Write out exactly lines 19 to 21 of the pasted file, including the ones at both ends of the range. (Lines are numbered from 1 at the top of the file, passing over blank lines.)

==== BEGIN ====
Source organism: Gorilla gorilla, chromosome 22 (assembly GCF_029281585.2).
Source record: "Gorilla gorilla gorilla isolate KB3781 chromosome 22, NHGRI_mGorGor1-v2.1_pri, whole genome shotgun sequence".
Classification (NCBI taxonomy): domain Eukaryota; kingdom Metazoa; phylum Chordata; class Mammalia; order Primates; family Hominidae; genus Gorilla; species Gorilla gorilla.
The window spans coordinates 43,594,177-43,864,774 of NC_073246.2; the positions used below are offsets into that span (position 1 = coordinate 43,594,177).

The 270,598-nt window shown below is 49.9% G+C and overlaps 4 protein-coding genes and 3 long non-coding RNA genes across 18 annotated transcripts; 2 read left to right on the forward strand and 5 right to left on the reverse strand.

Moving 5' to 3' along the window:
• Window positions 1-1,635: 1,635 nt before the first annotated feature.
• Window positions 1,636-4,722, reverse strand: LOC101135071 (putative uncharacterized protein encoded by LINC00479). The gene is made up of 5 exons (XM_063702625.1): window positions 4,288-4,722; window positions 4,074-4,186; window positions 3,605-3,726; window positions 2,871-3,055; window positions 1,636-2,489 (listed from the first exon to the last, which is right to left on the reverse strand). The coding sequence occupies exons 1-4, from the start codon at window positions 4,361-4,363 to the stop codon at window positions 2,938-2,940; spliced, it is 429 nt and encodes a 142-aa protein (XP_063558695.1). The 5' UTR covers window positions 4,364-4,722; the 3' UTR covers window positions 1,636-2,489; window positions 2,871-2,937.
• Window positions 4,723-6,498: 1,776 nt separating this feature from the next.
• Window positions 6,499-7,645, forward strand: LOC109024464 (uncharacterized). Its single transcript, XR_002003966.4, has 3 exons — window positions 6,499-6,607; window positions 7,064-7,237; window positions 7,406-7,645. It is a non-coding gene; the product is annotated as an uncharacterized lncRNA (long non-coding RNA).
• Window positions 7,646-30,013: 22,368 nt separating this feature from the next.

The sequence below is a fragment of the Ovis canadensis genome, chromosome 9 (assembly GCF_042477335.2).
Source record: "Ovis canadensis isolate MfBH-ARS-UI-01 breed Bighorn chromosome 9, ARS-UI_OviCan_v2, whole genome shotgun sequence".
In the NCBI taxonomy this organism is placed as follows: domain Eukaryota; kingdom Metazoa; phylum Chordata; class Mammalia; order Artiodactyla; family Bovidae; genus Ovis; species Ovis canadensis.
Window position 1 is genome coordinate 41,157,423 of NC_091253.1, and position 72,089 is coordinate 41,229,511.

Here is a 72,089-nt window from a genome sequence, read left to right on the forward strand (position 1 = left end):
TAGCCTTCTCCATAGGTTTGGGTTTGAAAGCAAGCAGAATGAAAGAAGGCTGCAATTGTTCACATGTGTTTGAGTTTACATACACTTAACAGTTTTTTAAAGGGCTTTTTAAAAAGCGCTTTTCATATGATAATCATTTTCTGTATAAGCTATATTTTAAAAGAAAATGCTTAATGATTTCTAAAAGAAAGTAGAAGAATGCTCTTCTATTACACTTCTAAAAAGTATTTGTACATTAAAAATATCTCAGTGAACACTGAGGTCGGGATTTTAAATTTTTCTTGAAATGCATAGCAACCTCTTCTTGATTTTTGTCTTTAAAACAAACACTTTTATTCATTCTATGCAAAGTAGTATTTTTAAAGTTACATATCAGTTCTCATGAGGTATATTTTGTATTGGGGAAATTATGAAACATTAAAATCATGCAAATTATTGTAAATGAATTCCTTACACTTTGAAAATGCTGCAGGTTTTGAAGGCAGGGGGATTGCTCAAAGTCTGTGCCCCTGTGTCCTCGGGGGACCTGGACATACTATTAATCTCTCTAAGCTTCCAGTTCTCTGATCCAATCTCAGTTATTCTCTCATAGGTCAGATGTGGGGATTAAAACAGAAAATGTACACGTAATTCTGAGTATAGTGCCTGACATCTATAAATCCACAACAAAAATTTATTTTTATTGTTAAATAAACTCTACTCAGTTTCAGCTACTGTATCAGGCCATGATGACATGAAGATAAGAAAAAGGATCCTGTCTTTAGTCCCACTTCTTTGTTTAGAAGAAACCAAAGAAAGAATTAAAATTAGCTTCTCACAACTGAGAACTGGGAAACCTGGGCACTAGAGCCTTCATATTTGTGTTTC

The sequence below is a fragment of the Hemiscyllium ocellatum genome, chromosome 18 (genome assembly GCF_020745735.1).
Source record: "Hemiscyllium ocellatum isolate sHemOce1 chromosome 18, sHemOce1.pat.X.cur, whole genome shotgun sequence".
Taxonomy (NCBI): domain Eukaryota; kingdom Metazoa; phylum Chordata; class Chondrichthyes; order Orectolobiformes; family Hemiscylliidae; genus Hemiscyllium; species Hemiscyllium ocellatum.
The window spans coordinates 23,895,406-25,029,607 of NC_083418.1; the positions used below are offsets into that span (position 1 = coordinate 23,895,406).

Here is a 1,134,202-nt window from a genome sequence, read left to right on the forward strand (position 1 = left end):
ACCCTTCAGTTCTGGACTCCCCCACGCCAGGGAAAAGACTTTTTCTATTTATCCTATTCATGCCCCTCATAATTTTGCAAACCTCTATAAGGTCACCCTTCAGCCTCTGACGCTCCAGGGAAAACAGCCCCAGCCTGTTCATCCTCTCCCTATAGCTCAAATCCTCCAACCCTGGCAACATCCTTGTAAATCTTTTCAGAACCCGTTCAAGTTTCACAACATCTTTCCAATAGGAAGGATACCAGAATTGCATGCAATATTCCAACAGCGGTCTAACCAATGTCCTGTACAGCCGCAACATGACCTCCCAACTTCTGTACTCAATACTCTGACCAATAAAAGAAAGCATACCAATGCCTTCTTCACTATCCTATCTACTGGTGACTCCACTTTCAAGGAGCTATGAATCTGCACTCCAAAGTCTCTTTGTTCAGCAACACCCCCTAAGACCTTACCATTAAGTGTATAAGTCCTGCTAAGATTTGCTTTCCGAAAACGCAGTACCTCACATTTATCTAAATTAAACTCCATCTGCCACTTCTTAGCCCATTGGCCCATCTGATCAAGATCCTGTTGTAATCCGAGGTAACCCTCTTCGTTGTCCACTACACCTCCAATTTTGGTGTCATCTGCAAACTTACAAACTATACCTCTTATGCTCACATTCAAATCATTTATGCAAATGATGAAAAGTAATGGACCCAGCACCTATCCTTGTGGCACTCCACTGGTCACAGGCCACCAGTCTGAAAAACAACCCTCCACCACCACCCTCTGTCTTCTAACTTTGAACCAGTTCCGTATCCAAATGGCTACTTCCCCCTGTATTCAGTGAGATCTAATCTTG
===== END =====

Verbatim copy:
Source record: "Hemiscyllium ocellatum isolate sHemOce1 chromosome 18, sHemOce1.pat.X.cur, whole genome shotgun sequence".
Taxonomy (NCBI): domain Eukaryota; kingdom Metazoa; phylum Chordata; class Chondrichthyes; order Orectolobiformes; family Hemiscylliidae; genus Hemiscyllium; species Hemiscyllium ocellatum.
The window spans coordinates 23,895,406-25,029,607 of NC_083418.1; the positions used below are offsets into that span (position 1 = coordinate 23,895,406).